Presented at American Society for Engineering Education Annual Conference: Pittsburgh, PA, June 1, 2008.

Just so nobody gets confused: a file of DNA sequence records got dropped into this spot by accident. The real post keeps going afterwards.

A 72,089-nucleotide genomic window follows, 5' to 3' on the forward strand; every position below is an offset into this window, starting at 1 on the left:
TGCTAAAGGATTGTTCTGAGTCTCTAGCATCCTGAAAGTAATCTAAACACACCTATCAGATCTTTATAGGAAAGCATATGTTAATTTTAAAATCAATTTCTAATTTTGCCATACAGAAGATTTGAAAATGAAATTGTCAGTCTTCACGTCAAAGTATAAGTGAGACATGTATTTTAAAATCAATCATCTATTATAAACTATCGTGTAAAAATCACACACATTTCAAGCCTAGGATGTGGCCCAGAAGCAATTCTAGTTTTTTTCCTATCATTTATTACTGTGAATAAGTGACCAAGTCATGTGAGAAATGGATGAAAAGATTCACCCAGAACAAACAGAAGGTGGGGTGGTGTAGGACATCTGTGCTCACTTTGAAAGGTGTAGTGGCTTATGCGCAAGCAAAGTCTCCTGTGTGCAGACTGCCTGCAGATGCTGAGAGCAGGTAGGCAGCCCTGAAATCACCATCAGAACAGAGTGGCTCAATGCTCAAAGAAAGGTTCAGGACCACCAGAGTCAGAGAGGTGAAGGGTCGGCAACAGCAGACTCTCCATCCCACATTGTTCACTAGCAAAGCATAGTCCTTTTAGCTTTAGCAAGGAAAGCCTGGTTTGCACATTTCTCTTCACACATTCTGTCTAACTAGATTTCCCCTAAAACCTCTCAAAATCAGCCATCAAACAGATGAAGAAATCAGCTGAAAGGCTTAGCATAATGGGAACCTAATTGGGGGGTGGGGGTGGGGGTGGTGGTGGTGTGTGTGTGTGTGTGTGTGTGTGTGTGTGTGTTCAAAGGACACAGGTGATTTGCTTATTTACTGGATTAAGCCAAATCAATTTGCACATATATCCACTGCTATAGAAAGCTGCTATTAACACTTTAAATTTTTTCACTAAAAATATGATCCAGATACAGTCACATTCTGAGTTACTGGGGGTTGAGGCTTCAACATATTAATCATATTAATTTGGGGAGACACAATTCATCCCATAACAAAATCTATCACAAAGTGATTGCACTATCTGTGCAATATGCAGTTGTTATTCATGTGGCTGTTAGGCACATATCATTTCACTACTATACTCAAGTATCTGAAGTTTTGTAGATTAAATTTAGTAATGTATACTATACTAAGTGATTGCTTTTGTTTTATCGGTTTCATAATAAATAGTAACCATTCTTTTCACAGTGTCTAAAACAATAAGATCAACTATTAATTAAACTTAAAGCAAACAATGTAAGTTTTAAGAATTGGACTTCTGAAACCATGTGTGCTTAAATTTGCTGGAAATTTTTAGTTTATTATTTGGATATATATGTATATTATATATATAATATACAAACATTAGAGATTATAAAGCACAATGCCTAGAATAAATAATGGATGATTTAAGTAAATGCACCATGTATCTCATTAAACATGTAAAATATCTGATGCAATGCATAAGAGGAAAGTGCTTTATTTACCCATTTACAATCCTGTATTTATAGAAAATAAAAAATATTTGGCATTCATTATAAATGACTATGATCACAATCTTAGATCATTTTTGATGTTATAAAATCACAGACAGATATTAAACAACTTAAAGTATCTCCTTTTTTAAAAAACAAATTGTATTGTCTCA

Over the past few years, Computer Science and some Engineering disciplines have suffered from a decrease in student enrollment, poor retention, and low women and minority representation. We suggest three issues with first-year courses that contribute to this trend. First, students find it difficult to see how their assignments and course material relate to real-world applications. Second, students tend to perceive engineering as an individual endeavor requiring little interaction with peers. Last, early engineering assignments are often overly constrained, possibly to ease grading, allowing minimal room for student creativity. In this paper, we present a model for an introductory freshman-level course that helps address student enrollment and retention issues. Our course is based on three tenets: (1) the course draws problems from, and teaches about, an interesting and relevant domain in which students already are familiar, (2) the course encourages teamwork and peer communication, (3) the student is actively responsible for their education. To address these, the class teaches game design in a collaborative environment in which students are given open-ended assignments to promote creativity. We address instructor grading concerns, various student skill levels, and individual assessment. In our approach, we encourage the implicit acquisition of basic computer science concepts and skills as opposed to directly lecturing about them. Over 60% of the students in our class had no prior programming experience, yet all of the student teams were successful in developing engaging Flash-based games. Student surveys revealed that nearly all students characterize computer science as collaborative, multi-disciplinary, and creative. We believe our class can serve as a model to create other discipline-specific introductory courses.
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